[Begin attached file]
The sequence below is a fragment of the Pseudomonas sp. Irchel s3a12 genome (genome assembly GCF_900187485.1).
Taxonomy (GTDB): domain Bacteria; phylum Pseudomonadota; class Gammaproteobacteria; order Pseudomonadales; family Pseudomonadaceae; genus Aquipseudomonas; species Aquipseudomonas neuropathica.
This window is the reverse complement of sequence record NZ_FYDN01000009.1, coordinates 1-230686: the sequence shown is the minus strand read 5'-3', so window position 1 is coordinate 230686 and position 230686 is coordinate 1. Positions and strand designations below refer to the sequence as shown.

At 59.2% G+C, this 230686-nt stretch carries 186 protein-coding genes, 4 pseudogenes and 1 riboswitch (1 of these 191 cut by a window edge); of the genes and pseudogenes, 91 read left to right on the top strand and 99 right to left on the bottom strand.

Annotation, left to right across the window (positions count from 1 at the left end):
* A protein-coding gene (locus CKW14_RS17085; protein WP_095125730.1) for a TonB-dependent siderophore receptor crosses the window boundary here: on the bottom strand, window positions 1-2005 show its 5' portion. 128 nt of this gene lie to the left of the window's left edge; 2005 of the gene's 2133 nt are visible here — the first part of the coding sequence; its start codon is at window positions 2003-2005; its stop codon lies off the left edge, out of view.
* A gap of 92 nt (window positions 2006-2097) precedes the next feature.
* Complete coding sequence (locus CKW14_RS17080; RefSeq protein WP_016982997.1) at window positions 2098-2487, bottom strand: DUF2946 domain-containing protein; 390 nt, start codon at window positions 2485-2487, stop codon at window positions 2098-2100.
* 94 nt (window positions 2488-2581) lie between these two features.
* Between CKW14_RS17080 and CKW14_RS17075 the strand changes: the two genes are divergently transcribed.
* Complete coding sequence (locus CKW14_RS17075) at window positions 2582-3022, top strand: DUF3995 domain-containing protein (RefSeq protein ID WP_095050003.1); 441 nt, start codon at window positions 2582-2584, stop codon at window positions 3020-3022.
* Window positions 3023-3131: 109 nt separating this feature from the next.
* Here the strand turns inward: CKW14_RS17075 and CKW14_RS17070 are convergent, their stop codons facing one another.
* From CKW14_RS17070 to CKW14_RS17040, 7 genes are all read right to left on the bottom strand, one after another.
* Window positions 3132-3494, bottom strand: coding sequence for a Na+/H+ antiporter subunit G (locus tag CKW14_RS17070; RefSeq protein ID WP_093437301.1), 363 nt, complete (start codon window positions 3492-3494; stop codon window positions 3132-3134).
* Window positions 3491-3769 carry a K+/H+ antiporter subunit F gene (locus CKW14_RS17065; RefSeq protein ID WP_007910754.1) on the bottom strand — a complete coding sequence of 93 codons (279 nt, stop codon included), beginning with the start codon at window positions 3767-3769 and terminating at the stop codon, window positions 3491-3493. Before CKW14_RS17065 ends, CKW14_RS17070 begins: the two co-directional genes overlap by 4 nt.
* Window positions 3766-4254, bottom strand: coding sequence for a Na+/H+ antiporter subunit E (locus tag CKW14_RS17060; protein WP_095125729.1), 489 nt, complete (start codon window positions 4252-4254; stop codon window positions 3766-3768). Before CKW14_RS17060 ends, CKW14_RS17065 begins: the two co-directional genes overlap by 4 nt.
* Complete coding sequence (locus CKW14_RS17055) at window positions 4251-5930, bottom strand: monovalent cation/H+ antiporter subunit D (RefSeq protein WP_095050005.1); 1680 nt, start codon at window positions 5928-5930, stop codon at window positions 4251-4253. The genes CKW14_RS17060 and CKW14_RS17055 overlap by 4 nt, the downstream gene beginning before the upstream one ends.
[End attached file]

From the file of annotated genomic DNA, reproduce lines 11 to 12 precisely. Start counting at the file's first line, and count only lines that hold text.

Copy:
* Complete coding sequence (locus CKW14_RS17075) at window positions 2582-3022, top strand: DUF3995 domain-containing protein (RefSeq protein ID WP_095050003.1); 441 nt, start codon at window positions 2582-2584, stop codon at window positions 3020-3022.
* Window positions 3023-3131: 109 nt separating this feature from the next.